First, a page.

C:1972/TIMES-HERALD/NORRISTOWN, PA: The first computer I ever worked at was as big and heavy as a refrigerator. It operated from a series of ‘C’ codes that I could never remember. Every command started with C: something or another followed by slashes, commas and dots. They were changed so often that I had to write my cheat sheets in pencil so I could keep up with them every day. Technology in Pennsylvania has advanced way beyond those days but Democrats in Harrisburg seem to want to take us back to those complicated, clunky days of old. Market driven technologies work for consumers while state sponsored and government protected technologies fail. The histories are clear just take a look at the ‘C’ codes.
C:1948/MAHANOY-CITY/LEHIGH VALLEYPENNSYLVANIA: In 1948 John Walson an employee of Pennsylvania Power and Light buys a General Electric franchise store with his wife. They can’t sell televisions because reception is so bad down in the valley. Mr. Walson puts an antenna on a mountain top and runs a new form of wire, coaxial cable, down to the town. Reception improves dramatically, television sales soar but the big demand is for the new service: cable TV. Walson and his partner, Milton Shapp, go on to wire Pennsylvania’s rural areas to get clear, crisp TV reception. Shapp is elected governor of Pennsylvania in 1971.
C:1983/MICROSOFTBILL GATES: In the late 1970’s a slightly dyslexic kid gets thrown out of the house for taking apart his father’s computer. Frustrated over the complicated ‘C’ codes he was looking for an easier way to make them work. By 1983 he figured out that if he combined them into symbols, and clicked on them with a wand he called a mouse, he could easily get into any computer program. When Bill Gates’ mouse opened Microsoft Windows to consumers in 1990 the world gained access to technology.
C:/1993/ALEXANDRIA,VA/QUALCAM/AOL: Steve Case, founder and CEO of Qualcam Computer Services changes the name of his consumer friendly online service to America Online. 43 million American households became members spurring Europe Online and leading AOL to buy Time-Warner. The merger leads to the first fusion of online technology with broadcast and print subscriptions through DSL connections.
C:OCTOBER-2003/COMCAST/3RD-QUARTER-RESULTS: The president of the state’s largest monopoly, Comcast Cable Systems, reports that “demand for our high speed Internet service is stronger than ever. We added more than 472,000 new high-speed Internet customers, a 39% increase from last year’s third quarter results.” Comcast also reported operating clash flow growth of $1.6 billion. Through Mr. Walson’s pioneering efforts cable is the dominant provider of TV and Internet services in rural Pennsylvania, as long as you are willing to pay for it. Unlike other utilities: electricity, telephone and water that are regulated by the state, cable is regulated by the towns that it serves. Towns it pays royalties to based on subscriber’s demands and costs.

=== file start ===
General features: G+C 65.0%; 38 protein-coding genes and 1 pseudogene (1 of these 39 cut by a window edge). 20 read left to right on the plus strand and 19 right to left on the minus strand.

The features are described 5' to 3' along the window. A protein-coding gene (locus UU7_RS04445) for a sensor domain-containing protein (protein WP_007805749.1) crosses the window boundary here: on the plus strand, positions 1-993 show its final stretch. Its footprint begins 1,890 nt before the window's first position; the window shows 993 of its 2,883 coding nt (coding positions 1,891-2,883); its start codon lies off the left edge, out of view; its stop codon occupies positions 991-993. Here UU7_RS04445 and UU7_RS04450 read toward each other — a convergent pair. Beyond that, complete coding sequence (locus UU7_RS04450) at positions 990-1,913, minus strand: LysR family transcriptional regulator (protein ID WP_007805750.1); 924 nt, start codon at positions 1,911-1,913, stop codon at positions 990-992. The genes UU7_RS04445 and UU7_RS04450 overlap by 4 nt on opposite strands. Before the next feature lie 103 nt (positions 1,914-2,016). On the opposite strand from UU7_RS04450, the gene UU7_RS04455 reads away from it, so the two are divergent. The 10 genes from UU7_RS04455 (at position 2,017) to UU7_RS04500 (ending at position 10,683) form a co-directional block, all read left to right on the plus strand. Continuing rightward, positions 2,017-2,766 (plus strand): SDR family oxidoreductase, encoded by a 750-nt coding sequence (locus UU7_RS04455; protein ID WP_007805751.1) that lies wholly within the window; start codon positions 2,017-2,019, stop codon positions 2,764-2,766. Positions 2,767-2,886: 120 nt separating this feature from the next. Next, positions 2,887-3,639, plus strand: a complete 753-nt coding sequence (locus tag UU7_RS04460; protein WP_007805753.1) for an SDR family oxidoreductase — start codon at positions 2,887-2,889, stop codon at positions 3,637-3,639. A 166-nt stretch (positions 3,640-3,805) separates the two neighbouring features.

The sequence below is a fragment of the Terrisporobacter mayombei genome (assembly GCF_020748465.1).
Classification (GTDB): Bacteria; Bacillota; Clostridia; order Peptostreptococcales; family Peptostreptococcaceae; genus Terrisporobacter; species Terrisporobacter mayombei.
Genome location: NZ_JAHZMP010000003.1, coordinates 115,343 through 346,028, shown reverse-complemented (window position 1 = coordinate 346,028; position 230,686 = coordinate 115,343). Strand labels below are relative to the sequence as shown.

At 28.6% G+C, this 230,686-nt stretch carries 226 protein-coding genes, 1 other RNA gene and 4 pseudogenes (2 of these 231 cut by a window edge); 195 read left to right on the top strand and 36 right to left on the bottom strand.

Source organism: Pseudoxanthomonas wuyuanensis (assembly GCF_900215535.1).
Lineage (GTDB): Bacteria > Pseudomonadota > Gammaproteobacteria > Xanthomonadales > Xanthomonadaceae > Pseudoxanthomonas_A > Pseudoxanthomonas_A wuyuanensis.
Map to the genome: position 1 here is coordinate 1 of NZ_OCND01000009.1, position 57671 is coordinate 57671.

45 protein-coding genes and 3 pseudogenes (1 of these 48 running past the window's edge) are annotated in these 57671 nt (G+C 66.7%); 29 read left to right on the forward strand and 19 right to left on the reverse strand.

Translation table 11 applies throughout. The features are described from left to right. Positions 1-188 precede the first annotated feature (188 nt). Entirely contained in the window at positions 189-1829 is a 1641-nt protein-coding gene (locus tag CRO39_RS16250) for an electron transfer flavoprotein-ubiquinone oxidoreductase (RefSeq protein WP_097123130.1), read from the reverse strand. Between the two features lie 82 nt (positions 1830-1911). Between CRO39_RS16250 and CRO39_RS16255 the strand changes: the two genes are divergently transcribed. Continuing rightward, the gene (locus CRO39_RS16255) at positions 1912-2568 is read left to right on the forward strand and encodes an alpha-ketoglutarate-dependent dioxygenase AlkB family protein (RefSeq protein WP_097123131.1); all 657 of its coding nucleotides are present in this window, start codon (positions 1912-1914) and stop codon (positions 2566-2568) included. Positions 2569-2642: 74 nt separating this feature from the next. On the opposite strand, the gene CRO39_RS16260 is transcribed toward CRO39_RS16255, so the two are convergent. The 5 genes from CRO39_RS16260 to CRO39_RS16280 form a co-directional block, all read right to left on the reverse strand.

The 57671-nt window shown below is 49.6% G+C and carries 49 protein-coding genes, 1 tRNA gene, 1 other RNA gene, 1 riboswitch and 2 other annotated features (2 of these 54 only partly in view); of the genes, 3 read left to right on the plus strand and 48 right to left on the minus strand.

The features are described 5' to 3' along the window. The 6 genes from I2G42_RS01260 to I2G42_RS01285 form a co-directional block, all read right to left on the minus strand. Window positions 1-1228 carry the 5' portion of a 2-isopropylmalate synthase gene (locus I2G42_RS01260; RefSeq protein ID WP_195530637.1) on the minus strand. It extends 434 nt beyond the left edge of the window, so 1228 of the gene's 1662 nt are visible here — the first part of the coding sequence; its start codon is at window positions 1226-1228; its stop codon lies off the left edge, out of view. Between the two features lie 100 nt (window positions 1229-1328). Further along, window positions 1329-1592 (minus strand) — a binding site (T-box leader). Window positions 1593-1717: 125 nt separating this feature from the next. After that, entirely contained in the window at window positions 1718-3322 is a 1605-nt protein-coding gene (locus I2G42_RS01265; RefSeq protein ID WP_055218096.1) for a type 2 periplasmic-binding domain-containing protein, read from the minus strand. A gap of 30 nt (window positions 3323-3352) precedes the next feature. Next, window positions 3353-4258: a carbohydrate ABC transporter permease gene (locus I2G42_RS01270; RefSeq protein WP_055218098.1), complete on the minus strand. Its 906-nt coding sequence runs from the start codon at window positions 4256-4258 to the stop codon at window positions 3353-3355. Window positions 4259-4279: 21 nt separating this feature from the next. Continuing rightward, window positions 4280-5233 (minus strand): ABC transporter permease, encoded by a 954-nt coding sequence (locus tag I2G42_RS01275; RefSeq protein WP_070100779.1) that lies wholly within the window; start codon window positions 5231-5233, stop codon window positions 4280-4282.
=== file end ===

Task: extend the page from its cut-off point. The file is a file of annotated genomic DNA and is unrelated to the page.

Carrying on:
C:NOVEMMBER-2003DEMOCRATS/PA-REWIND/TECHNOLOGY-HARRISBURG,PA: – While technology has been advancing in the state, House and Senate Democrats don’t think that growth is fast enough. They want to create a whole new bureaucracy called the Pennsylvania Telecommunications Commission. It would strip the Public Utilities Commission of its oversight of telephone costs and rules. Consumers would no longer have right to address telephone issues before the PUC. It would cost the Commonwealth’s taxpayers another $3.6 billion for basic telephone service. To Democrats it’s just another cost of doing business in Pennsylvania, just another layer of government charged with implementing new technologies. Something a government has never done and something Pennsylvania’s will never be capable of doing. In the meantime the cable monopolies get off the hook. It’s far more profitable for them to provide entertainment services in urban markets than basic communications in rural areas. With the same regulation that the state imposes on other utilities there isn’t a reason that the state’s cable TV companies couldn’t supply inexpensive Internet services to every rural area in Pennsylvania and they could do it today.
C:/2013/PENNSYLVANIA/SOMEWHERE OUT THERE: The real problem with the Democratic plan for a Pennsylvania Telecommunications Commission is that no one knows what new technology may come along. While the taxpayers are burdened with $3.6 billion in new taxes, someday there will be another John Walson or Bill Gates with an idea that will change the way technology and communications work. Digital wireless is already doing that in an unregulated environment and these services will grow. If the Democrats prevail the state will be rewinding 30 years of technological advances. All we will be is $3.6 billion poorer, saddled with a new bureaucracy that will live forever as another burden on doing business and creating jobs in Pennsylvania.
The Lincoln Institute of Public Opinion Research, Inc.